How the UAPs Open Conversations Across Ministry Areas

For Fr. Ted Penton S.J. The Universal Apostolic Preferences (UAPs) of the Global Society of Jesus are an invitation to collaboration and shared mission. ”With the UAPs, these are the four ways that all Jesuits and all Jesuit Ministries are called to live out their mission. So to me it opens a lot of conversations across ministry areas that have historically been siloed to a significant degree,” Fr. Penton explained. Published in February of 2019, the UAPs are a set of four areas that focus the work of the Jesuits during this decade. Showing the Way to God, Walking with the Excluded, Journeying with Youth, Caring for our Common Home. These Preferences are not strategic goals or objectives but rather a horizon that shapes and guides the work of all Jesuits and lay collaborators. Penton continued “The question is how are we doing this in our high schools and in our parishes and in our social ministries. Our social ministries, for example, are walking with the excluded; they are promoting care for our common home; but they are also showing the way to God.”

This June, Fr. Penton will finish his mission as the Secretary of the Jesuit Conference Office of Justice and Ecology (OJE) and will begin his tertianship, the next phase of his formation as a Jesuit, in Lebanon. Based in Washington, DC, OJE brings the voice of U.S. Jesuit leadership to the federal government, advocating for policies that promote social and ecological justice. Fr. Penton joined OJE in the summer of 2018 and has seen the office through the COVID-19 pandemic, as well as a crucial period of internal growth. He has played an important role in the office’s response to the Universal Apostolic Preferences and has been a leading voice in the Society of Jesus’ effort to examine the history of Jesuit-led boarding schools for Native students and begin a process of healing.

Among his many responsibilities in his role as Secretary, Fr. Penton has served on the Board of Directors for many Ignatian social justice organizations including the Ignatian Solidarity Network (ISN), the Jesuit Volunteer Corps (JVC) and Magis Americas (MA). This diverse portfolio of responsibilities reflects the complex and inspiring breadth of the work being carried out by Jesuits and lay partners throughout the Conference.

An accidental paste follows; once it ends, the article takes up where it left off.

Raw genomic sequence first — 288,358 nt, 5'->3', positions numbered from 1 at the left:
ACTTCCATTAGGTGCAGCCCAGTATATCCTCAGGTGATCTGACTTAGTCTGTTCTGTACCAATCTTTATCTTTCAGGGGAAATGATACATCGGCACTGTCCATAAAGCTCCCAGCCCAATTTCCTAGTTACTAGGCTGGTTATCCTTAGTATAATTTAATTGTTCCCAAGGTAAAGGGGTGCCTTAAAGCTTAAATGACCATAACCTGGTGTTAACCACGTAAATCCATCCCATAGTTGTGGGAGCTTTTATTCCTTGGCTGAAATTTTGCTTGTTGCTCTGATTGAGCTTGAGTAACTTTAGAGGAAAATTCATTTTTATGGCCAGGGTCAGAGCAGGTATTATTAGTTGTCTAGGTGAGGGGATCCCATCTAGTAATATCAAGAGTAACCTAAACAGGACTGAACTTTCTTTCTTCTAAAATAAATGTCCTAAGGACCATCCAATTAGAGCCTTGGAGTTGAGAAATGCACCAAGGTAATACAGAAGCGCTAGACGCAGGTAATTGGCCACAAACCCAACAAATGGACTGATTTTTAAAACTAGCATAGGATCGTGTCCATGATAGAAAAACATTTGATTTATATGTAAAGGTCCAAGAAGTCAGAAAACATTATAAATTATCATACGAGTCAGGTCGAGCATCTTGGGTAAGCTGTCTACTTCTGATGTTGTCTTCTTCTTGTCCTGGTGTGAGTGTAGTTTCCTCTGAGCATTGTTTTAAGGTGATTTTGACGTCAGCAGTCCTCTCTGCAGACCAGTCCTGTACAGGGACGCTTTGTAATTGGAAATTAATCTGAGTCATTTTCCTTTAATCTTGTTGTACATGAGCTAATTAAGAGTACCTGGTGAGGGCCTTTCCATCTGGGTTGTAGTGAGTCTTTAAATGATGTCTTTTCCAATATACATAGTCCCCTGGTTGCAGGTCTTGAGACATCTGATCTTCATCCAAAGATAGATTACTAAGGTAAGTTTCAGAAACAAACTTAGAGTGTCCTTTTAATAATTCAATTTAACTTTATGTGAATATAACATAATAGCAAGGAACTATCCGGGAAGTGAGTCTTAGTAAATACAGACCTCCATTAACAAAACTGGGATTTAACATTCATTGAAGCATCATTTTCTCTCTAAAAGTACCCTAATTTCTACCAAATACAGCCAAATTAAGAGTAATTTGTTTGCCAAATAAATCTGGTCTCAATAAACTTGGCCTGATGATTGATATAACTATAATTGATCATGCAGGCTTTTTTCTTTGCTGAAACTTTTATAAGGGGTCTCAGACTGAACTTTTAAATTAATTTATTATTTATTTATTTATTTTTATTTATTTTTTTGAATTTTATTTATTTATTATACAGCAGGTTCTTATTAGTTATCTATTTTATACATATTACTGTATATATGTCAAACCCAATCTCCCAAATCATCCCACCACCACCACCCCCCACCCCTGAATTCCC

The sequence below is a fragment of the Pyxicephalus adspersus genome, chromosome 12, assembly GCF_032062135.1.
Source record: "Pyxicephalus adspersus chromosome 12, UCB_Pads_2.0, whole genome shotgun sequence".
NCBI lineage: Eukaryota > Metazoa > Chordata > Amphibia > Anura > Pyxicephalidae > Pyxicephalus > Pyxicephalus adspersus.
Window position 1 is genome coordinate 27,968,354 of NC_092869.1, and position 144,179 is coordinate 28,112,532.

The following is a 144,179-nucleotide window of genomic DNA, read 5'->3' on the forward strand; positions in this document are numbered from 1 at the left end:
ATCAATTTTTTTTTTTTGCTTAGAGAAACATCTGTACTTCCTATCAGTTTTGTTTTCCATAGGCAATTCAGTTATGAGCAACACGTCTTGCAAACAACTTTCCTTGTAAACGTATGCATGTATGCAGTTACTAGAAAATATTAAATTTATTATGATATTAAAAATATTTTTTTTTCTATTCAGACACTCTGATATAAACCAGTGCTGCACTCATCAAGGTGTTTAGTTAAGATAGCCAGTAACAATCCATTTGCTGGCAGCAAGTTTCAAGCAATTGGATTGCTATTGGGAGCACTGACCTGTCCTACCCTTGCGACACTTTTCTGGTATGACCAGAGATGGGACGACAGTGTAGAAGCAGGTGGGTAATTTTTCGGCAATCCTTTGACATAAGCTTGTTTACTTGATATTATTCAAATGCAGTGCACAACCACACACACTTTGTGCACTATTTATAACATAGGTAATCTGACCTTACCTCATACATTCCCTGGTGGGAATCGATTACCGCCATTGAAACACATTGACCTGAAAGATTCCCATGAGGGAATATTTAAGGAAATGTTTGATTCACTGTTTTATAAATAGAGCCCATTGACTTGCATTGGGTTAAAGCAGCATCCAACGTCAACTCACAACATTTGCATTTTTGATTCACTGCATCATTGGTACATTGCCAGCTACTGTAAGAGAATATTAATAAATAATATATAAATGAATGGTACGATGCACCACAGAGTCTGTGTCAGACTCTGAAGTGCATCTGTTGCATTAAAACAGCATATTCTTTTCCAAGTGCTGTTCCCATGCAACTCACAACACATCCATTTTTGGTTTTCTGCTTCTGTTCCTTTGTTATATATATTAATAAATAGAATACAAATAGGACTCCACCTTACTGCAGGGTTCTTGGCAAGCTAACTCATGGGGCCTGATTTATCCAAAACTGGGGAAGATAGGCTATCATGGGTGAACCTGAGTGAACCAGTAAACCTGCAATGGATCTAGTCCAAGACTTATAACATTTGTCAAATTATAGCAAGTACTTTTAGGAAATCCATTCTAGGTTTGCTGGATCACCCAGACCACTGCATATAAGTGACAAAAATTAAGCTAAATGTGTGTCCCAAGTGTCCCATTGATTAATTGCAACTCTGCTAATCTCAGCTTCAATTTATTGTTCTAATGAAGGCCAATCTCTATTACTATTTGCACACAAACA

Speaking about the diversity of these organizations, Fr. Penton shared, “Each organization has its own strengths, its own areas where it can bring the most to bear, where it can have the most impact.” At the same time the impact of each organization is amplified by working in coordination with the greater Jesuit network. 

“Sharing with one another, knowing what each other are doing contributes to the overall impact of the whole network,” he explains. “We each have our own distinctive kind of strategic vision of where our particular organization is going. But for each of these organizations, an important part of that is precisely to be working in conjunction with and in partnership with the others.” 

Since their publication in early 2019, the UAPs have not only set a horizon for all Jesuits and lay collaborators to work toward. They also unite us in a common mission and give us a common language to discuss and understand our work. Fr. General Sosa, S.J. underlined this point in a letter to the global Society on the occasion of their publication. “The implementation of the Universal Apostolic Preferences,” the letter explains, “has as a condition the deepening of collaboration among Jesuits and our companions in mission and among the ministries and apostolic units.”  

Fr. Penton elaborated on this point, explaining that the Preferences provide a common language and framework to discuss our shared work, further facilitating this “deepening of collaboration” within the extended Jesuit ecosystem and when this work includes individuals who are less familiar with the Society. “Jesuit jargon can make it more difficult to collaborate with those who are less familiar with us whereas my experience with the UAPs has been that the people very quickly and immediately understand (or at least it makes much easier quicker to understand) our mission when it’s laid out in that way.” 

Working to unite diverse organizations around the Society of Jesus’s core apostolic mission, as reflected in the UAPs,  also means working across sectors, such as parishes, high schools, and ministries. During Fr. Penton’s time as secretary, he made a point of pursuing concrete actions that would foster community amongst Ignatian organizations. For example, he organized Ignatian Advocacy Leader trainings to equip people across the network to conduct meetings with their federal representatives. Fr. Penton made a point to include leaders from various backgrounds–high school principals, university campus ministers, directors of social ministries– so that these organizations could learn to advocate on important justice issues. This effort to unify people from diverse professional and personal backgrounds toward the common goal of policy change has been a central focus of Fr. Penton’s work at OJE and has been aided by the common language provided in the UAPs.